This tale is told in the balconies of Belgrave Square and among the towers of Pont Street; men sing it at evening in the Brompton Road.
Little upon her eighteenth birthday thought Miss Cubbidge, of Number 12A Prince of Wales' Square, that before another year had gone its way she would lose the sight of that unshapely oblong that was so long her home. And, had you told her further that within that year all trace of that so-called square, and of the day when her father was elected by a thumping majority to share in the guidance of the destinies of the empire, should utterly fade from her memory, she would merely have said in that affected voice of hers, "Go to!"
There was nothing about it in the daily Press, the policy of her father's party had no provision for it, there was no hint of it in conversation at evening parties to which Miss Cubbidge went: there was nothing to warn her at all that a loathsome dragon with golden scales that rattled as he went would have come up clean out of the prime of romance and gone by night (so far as we know) through Hammersmith, and come to Ardle Mansion, and then had turned to his left, which of course brought him to Miss Cubbidge's father's house.
There sat Miss Cubbidge at evening on her balcony quite alone, waiting for her father to be made a baronet. She was wearing walking-boots and a hat and a lownecked evening dress; for a painter was but just now painting her portrait and neither she nor the painter saw anything odd in the strange combination. She did not notice the roar of the dragon's golden scales, nor distinguish above the manifold lights of London the small, red glare of his eyes. He suddenly lifted his head, a blaze of gold, over the balcony; he did not appear a yellow dragon then, for his glistening scales reflected the beauty that London puts upon her only at evening and night. She screamed, but to no knight, nor knew what knight to call on, nor guessed where were the dragons' overthrowers of far, romantic days, nor what mightier game they chased, or what wars they waged; perchance they were busy even then arming for Armageddon.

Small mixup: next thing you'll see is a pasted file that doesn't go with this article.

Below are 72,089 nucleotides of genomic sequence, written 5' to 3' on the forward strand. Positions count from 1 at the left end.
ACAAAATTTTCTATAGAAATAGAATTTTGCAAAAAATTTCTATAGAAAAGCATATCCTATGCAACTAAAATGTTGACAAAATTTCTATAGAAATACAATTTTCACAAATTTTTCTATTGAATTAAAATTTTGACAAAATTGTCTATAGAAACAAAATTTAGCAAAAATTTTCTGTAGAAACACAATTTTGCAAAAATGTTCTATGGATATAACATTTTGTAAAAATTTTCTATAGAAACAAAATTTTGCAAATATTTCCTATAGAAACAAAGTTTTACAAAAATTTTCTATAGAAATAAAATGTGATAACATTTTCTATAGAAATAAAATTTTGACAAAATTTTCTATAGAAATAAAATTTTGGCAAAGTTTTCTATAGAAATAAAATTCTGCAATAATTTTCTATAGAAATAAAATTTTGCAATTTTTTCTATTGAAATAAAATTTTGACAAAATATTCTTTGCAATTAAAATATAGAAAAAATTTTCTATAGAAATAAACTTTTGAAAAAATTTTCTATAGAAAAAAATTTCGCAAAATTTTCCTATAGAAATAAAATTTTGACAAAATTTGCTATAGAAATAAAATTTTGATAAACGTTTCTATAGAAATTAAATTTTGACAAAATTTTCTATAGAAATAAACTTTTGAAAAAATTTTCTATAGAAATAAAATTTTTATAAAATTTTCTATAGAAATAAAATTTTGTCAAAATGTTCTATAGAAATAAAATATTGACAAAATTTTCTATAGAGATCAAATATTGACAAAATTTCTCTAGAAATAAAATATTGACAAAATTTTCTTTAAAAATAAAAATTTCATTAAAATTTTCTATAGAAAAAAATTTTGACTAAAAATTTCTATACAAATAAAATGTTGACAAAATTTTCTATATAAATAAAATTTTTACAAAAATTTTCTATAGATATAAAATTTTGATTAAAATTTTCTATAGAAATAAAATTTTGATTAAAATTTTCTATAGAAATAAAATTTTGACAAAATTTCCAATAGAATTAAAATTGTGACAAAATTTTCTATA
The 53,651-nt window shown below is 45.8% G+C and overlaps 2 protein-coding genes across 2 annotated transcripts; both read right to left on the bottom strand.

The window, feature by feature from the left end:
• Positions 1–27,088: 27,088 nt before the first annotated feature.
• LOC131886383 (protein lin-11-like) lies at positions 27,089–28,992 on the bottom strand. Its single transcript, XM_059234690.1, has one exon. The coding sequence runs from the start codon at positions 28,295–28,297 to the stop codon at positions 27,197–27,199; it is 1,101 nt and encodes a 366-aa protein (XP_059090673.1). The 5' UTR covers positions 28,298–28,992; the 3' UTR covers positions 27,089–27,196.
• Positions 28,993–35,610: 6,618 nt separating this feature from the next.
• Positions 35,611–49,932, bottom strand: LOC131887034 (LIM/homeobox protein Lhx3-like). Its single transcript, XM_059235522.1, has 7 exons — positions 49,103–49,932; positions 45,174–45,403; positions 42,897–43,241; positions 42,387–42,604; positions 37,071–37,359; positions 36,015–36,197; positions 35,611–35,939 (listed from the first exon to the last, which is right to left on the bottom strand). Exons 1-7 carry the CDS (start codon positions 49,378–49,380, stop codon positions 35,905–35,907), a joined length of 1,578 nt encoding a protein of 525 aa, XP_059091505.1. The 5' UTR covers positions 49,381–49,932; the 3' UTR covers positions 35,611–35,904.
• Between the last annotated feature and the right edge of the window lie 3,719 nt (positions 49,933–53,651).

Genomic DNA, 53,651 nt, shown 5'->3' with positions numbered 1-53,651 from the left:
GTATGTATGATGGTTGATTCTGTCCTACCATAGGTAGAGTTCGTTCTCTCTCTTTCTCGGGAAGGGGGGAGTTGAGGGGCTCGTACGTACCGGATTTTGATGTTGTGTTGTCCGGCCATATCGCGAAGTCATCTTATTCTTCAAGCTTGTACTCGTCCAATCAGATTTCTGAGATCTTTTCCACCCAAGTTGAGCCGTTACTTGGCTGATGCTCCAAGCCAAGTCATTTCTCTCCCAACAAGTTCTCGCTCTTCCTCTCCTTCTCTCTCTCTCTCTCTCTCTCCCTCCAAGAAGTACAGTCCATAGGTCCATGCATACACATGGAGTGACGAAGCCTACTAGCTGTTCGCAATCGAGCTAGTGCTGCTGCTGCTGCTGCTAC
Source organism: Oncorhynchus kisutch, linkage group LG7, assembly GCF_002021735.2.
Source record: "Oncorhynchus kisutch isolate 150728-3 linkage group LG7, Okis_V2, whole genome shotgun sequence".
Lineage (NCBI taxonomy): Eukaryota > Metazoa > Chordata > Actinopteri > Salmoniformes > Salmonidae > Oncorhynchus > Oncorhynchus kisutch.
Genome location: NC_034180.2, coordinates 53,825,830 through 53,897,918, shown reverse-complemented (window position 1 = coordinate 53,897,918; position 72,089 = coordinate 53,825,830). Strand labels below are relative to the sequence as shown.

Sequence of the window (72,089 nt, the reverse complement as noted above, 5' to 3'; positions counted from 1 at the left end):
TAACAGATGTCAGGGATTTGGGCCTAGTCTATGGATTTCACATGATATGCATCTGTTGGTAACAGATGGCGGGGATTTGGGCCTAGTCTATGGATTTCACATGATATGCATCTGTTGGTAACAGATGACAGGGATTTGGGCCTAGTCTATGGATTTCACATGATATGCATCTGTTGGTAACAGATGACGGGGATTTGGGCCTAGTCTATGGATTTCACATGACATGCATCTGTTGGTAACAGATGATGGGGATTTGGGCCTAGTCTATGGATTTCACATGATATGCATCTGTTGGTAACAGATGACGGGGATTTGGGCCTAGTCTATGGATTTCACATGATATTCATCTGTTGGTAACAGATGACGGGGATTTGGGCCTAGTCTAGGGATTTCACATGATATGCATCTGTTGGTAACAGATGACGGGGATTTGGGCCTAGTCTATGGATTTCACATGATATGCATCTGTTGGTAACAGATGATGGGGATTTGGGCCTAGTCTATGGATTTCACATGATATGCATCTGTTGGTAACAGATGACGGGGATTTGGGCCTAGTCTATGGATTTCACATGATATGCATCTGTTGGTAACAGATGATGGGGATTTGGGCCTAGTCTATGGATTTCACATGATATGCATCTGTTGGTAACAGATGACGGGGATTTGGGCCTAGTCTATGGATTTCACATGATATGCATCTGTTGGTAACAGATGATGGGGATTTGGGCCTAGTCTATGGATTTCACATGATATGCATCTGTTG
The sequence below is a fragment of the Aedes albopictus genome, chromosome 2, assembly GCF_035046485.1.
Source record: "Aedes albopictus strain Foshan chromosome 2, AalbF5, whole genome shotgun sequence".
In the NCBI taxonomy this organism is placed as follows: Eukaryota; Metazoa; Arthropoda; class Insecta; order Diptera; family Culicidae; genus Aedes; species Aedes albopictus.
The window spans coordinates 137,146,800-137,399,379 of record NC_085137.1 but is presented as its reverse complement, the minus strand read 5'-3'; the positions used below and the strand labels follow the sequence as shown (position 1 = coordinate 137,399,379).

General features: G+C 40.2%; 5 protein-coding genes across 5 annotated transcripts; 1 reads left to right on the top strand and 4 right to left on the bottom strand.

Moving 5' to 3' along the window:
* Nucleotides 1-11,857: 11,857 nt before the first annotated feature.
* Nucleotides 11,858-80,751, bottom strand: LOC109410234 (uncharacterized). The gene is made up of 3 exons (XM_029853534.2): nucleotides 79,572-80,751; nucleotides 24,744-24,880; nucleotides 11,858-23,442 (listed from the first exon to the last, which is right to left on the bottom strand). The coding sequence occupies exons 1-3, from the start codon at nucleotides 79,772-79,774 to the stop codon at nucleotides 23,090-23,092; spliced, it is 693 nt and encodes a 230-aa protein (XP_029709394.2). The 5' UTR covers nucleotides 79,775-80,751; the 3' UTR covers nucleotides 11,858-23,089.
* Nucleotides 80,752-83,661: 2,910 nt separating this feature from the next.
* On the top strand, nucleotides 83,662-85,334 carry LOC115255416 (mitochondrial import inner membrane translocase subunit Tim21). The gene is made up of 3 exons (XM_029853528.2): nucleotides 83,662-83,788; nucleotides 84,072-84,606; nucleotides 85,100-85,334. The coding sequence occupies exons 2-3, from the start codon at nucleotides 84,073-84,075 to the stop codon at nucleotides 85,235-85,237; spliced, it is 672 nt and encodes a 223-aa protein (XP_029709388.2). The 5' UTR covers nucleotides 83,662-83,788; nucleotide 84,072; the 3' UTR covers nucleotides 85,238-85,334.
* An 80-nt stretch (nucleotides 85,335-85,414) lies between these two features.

* * * * *
Out of the balcony of her father's house in Prince of Wales' Square, the painted dark-green balcony that grew blacker every year, the dragon lifted Miss Cubbidge and spread his rattling wings, and London fell away like an old fashion. And England fell away, and the smoke of its factories, and the round material world that goes humming round the sun vexed and pursued by time, until there appeared the eternal and ancient lands of Romance lying low by mystical seas.